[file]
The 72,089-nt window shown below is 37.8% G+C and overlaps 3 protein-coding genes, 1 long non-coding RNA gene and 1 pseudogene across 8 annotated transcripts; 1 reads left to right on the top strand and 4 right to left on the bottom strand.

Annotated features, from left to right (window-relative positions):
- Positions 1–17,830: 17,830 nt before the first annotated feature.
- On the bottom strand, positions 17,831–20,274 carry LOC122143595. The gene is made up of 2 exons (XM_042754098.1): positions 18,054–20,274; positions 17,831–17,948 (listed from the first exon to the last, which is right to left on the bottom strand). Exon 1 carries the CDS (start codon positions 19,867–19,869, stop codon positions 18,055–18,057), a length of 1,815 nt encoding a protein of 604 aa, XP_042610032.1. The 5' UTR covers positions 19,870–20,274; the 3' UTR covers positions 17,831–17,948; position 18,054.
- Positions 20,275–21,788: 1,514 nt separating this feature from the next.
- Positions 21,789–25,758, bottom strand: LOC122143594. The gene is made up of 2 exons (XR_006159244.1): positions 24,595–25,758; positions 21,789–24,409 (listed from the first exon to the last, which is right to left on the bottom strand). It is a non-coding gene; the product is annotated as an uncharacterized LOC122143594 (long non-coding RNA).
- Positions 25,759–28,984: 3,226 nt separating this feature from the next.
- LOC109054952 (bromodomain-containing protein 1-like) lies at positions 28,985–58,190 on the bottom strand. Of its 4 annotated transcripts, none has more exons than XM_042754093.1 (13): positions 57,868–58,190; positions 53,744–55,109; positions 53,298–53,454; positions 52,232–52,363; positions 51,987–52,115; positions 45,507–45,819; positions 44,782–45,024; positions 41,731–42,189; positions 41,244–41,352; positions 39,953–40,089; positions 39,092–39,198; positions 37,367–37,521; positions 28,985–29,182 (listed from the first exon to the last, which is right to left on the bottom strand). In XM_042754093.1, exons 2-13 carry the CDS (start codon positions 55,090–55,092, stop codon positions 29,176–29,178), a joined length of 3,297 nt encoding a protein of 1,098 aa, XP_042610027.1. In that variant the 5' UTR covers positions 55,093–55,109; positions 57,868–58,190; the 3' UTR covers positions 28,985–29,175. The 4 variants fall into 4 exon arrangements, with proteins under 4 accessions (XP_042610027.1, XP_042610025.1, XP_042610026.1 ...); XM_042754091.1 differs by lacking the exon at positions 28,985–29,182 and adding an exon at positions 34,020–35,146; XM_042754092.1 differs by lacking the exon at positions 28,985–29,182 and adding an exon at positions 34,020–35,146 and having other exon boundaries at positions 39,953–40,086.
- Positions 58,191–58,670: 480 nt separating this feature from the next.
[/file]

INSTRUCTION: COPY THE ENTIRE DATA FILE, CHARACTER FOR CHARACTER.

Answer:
The 72,089-nt window shown below is 37.8% G+C and overlaps 3 protein-coding genes, 1 long non-coding RNA gene and 1 pseudogene across 8 annotated transcripts; 1 reads left to right on the top strand and 4 right to left on the bottom strand.

Annotated features, from left to right (window-relative positions):
- Positions 1–17,830: 17,830 nt before the first annotated feature.
- On the bottom strand, positions 17,831–20,274 carry LOC122143595. The gene is made up of 2 exons (XM_042754098.1): positions 18,054–20,274; positions 17,831–17,948 (listed from the first exon to the last, which is right to left on the bottom strand). Exon 1 carries the CDS (start codon positions 19,867–19,869, stop codon positions 18,055–18,057), a length of 1,815 nt encoding a protein of 604 aa, XP_042610032.1. The 5' UTR covers positions 19,870–20,274; the 3' UTR covers positions 17,831–17,948; position 18,054.
- Positions 20,275–21,788: 1,514 nt separating this feature from the next.
- Positions 21,789–25,758, bottom strand: LOC122143594. The gene is made up of 2 exons (XR_006159244.1): positions 24,595–25,758; positions 21,789–24,409 (listed from the first exon to the last, which is right to left on the bottom strand). It is a non-coding gene; the product is annotated as an uncharacterized LOC122143594 (long non-coding RNA).
- Positions 25,759–28,984: 3,226 nt separating this feature from the next.
- LOC109054952 (bromodomain-containing protein 1-like) lies at positions 28,985–58,190 on the bottom strand. Of its 4 annotated transcripts, none has more exons than XM_042754093.1 (13): positions 57,868–58,190; positions 53,744–55,109; positions 53,298–53,454; positions 52,232–52,363; positions 51,987–52,115; positions 45,507–45,819; positions 44,782–45,024; positions 41,731–42,189; positions 41,244–41,352; positions 39,953–40,089; positions 39,092–39,198; positions 37,367–37,521; positions 28,985–29,182 (listed from the first exon to the last, which is right to left on the bottom strand). In XM_042754093.1, exons 2-13 carry the CDS (start codon positions 55,090–55,092, stop codon positions 29,176–29,178), a joined length of 3,297 nt encoding a protein of 1,098 aa, XP_042610027.1. In that variant the 5' UTR covers positions 55,093–55,109; positions 57,868–58,190; the 3' UTR covers positions 28,985–29,175. The 4 variants fall into 4 exon arrangements, with proteins under 4 accessions (XP_042610027.1, XP_042610025.1, XP_042610026.1 ...); XM_042754091.1 differs by lacking the exon at positions 28,985–29,182 and adding an exon at positions 34,020–35,146; XM_042754092.1 differs by lacking the exon at positions 28,985–29,182 and adding an exon at positions 34,020–35,146 and having other exon boundaries at positions 39,953–40,086.
- Positions 58,191–58,670: 480 nt separating this feature from the next.